“The jazz scene is amazing," Van Huffel says of Berlin.  "It is very different.  As far as big jazz cities go I have lived about equal time in Toronto, New York and Berlin, and they each have tremendous offerings, but each one has a different thing to offer."

And Berlin offers up a lot of experimental music, perhaps the strongest experimental scene Van Huffel has yet experienced.

"Most music that I am doing, I know there are some people out there who find it tremendously avant garde some of my stuff, but in Berlin I am pretty much one of the jazzy guys," Van Huffel says in an interview with New City Notes.

Berlin bustles with musical innovation.

"There is a lot of sound improvisation in Berlin, a lot of musicians who are really focused on minimalist improv," Van Huffel says.  "There is also a lot of traditional jazz, and more the style that I am playing as well, but it's really a city that if you are willing it can really open your mind I think.”

Van Huffel revels in the German capital's history of free jazz.  The only similar scene in North America, he believes, is found in the Chicago where the Association for the Advancement of Creative Music is based. Ken Vandermark's free jazz is comparable to what's coming out of Berlin these days, Van Huffel says.

Germany is kind of the originating area where all really experiental jazz started to come out of, and there is a great tradition of it, and some really amazing players," Van Huffel says.  "I have had the chance to play with the older guys who kind of grew up in that scene.

"It's really fascinating to see how they approach their instruments, how they approach the idea of music, spontaneaity," Van Huffel says.  "It is really quite different from playing an improvised solo over a set amount of chord changes in a set form.”

Van Huffel came to Humber College with a head of full of Charlie Parker.  He has fond memories of the Toronto school for encouraging students to explore the music and push boundaries.

"I think Humber helped open my mind," Van Huffel says.  "Really great teachers there."

The alto-sax player Mark Promane was also a big influence on Van Huffel's musical education at Humber College.

"It was a very broad program, not only swing and be-bop based, but I got to play in a fusion ensemble for a few years, and really try a lot of different kinds of music, tremendously open-minded teachers and fellow students, so it was great," Van Huffel says.

The Manhattan School, he remembers, was much more tradition bound.  He made up for that by hitting as many clubs as possible, and hearing the wide array of jazz on offer in New York City.

"Especially once I finished my Master's Degree, I spent another four years living in New York after that, and developed my own band," Van Huffel says.  "I got to play with some really amazing people in all different styles related to jazz improvisation.  It was quite a mind opening experience.”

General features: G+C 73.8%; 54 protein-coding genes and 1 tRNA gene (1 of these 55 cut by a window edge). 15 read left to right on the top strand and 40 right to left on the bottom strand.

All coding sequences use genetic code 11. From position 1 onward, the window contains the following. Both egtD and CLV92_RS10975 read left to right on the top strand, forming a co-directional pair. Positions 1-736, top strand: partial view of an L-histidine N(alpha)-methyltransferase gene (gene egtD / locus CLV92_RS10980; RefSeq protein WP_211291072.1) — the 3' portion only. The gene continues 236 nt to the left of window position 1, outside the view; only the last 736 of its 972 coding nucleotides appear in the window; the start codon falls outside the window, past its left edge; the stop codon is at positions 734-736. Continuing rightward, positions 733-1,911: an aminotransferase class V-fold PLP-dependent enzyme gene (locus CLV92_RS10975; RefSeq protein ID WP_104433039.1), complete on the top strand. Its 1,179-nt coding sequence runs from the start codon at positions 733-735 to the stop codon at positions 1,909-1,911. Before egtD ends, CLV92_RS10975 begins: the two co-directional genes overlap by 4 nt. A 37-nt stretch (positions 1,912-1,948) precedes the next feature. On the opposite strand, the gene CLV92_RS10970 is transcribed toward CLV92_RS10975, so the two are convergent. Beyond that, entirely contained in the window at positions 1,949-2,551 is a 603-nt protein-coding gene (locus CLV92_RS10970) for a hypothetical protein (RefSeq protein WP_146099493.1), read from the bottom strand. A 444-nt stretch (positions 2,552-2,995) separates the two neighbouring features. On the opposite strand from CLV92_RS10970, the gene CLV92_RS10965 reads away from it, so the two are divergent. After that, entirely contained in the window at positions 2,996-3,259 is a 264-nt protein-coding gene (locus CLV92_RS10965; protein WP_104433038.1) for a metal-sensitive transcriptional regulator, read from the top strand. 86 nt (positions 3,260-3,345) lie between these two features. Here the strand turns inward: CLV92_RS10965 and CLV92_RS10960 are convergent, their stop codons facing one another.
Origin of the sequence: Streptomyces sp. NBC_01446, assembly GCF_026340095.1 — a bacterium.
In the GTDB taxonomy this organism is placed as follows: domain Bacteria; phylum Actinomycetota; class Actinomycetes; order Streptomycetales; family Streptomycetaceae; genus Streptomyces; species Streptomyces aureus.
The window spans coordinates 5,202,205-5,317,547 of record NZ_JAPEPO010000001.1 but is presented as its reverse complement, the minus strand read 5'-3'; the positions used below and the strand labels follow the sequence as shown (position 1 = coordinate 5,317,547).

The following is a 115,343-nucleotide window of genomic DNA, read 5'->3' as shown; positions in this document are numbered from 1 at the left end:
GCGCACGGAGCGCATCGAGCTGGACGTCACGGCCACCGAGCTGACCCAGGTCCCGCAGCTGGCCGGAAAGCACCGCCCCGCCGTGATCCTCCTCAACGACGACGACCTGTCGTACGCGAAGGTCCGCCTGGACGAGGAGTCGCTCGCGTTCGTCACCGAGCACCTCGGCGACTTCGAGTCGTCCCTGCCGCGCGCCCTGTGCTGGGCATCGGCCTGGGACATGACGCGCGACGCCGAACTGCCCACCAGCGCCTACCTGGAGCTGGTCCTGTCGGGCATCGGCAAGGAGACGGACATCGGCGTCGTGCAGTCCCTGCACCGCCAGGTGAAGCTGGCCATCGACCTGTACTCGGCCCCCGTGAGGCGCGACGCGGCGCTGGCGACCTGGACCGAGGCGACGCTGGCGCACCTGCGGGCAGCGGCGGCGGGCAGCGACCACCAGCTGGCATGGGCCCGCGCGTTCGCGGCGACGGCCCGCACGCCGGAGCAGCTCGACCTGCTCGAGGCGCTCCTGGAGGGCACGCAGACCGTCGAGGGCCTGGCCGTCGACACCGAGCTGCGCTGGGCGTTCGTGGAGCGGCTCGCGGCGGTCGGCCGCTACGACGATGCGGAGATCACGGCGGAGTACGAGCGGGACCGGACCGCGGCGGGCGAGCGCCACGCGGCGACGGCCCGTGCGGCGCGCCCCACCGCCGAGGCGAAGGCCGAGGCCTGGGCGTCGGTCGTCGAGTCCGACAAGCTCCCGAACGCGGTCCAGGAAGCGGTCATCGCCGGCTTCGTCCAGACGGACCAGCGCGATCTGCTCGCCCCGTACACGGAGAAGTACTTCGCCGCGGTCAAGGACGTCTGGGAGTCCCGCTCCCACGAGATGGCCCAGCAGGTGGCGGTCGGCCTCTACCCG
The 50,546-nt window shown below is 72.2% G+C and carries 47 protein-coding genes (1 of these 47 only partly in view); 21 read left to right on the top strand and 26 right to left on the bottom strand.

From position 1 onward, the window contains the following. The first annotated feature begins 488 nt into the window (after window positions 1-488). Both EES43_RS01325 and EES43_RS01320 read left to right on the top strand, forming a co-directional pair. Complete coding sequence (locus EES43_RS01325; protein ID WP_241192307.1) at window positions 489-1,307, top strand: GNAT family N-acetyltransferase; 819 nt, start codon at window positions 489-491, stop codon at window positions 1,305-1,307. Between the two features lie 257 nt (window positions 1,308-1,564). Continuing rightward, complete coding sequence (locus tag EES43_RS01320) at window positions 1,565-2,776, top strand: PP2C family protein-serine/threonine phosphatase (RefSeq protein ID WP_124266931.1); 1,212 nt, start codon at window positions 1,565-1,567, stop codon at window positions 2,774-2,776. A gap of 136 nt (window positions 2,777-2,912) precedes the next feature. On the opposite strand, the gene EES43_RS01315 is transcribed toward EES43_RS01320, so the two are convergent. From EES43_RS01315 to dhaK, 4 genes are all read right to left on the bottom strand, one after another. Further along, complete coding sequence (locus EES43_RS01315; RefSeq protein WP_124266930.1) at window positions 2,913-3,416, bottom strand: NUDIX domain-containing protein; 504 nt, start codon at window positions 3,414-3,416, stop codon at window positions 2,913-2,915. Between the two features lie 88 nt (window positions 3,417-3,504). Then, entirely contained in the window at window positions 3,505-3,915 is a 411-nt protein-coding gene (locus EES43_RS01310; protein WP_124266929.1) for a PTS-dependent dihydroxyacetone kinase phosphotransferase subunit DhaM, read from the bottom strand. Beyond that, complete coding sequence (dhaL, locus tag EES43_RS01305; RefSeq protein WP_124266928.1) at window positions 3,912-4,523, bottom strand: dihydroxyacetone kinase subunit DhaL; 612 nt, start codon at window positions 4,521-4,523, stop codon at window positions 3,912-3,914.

He lived in West Harlem at first, 152nd Street and Broadway, and then moved to Brooklyn, living in Park Slope and Propect Heights. Van Huffel  played the 55 Bar on Christopher St. and the Cornelia Street Cafe, both in the West Village. He played  the Tea Lounge on Union Street in Park Slope, and Barbes at 9th Street. and Sixth Ave, also in Park Slope.

“It is kind of like the local musicians' hang, at least it was when I was there," Van Huffel says of Barbes.  "Quite werll-known New Yorkers like Jim Black and Chris Speed, they are performing there, or used to be at least, all the time."

The financial demands of living in the resurgent neighbourhoods of Brooklyn and other opportunities in Europe convinced Van Huffel to leave New York City.  He had a Canada Council grant to study composition in Copenhagen.  He fell in love and married a French-speaking singer from Brussels, Sophie Tassignon.

He checked out the jazz scenes in Paris and Switzerland, but Berlin stole his mucial heart. New York had become tiring and expensive for Van Huffel.

"I just kind of hit a point where I felt I was teaching, and pardon the term, but busting-my-ass too much, outside of actually being a musician just to survive," Van Huffel says.

By contrast, culture-rich Berlin is the most affordable capital city in Europe.

“Gentrification is definitely taking over so rents and housing prices are creeping up fairly quickly," Van Huffel says of Berlin.  "Even in comparison to Toronto, comparison to New York, Paris, anywhere, it is still quite affordable.  Especially as far as going out in the evenings, going for a meal, going to see a concert, even buying groceries, things likie that, it is unbelievably cheap compared to other cites.”

The move is proving to be a good one for Van Huffel, who is going through an intensely productive period.

 "I have usually been releasing one CD every couple of years, but this year, I have released three now with my main projects and another one is about to come out, all totally different projects," Van Huffel says.